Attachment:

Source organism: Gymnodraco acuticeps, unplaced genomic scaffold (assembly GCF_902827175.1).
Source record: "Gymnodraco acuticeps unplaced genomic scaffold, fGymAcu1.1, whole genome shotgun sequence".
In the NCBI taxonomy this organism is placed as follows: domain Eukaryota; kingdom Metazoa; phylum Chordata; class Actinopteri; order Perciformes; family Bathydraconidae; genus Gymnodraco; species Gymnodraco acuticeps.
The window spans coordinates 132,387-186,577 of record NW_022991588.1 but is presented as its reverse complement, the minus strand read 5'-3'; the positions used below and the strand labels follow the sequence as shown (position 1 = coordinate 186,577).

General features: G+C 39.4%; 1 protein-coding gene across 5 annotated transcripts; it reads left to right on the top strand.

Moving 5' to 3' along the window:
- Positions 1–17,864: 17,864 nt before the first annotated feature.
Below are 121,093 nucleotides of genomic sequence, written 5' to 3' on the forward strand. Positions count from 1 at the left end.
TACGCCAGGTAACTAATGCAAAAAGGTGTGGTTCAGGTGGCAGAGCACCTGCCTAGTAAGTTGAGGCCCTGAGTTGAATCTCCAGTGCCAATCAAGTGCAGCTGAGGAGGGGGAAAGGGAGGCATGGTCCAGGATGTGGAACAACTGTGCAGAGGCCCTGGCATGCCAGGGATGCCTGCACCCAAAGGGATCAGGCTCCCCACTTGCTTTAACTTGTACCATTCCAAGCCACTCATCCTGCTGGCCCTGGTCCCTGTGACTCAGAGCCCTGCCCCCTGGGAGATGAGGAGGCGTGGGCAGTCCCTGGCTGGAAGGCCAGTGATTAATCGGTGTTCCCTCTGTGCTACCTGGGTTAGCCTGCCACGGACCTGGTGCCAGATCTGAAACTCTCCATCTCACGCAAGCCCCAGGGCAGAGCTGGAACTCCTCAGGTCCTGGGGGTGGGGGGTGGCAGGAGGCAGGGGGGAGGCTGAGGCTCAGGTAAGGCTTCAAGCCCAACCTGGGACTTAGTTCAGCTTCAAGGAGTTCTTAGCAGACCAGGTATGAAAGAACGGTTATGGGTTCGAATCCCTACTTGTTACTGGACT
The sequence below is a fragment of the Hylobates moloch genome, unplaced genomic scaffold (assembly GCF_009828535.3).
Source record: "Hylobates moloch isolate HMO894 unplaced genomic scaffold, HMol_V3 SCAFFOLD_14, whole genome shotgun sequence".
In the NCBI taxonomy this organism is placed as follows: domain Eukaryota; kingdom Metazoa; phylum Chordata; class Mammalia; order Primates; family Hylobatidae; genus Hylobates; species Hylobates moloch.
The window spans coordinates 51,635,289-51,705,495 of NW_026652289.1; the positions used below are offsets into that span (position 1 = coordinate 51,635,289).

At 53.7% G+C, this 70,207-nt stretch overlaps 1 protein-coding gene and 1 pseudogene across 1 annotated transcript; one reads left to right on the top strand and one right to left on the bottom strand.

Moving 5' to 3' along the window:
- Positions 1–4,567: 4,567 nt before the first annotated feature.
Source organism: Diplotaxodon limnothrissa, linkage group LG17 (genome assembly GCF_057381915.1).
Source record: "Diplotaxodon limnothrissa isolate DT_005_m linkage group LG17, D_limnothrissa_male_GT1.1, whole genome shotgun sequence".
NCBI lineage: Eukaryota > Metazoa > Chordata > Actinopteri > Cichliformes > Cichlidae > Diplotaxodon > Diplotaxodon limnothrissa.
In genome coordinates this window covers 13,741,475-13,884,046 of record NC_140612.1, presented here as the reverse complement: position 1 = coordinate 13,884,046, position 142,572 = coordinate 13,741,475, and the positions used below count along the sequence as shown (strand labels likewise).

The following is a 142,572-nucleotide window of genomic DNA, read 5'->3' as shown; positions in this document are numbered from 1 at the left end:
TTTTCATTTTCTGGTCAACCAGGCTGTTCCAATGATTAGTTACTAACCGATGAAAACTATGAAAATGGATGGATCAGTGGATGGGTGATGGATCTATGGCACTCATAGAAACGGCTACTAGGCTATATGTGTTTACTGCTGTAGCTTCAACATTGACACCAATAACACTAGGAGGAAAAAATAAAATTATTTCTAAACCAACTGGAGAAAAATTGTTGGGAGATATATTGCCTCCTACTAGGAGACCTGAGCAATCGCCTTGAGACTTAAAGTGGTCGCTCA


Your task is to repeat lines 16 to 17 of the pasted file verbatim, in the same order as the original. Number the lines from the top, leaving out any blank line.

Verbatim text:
- Positions 1–4,567: 4,567 nt before the first annotated feature.
Source organism: Diplotaxodon limnothrissa, linkage group LG17 (genome assembly GCF_057381915.1).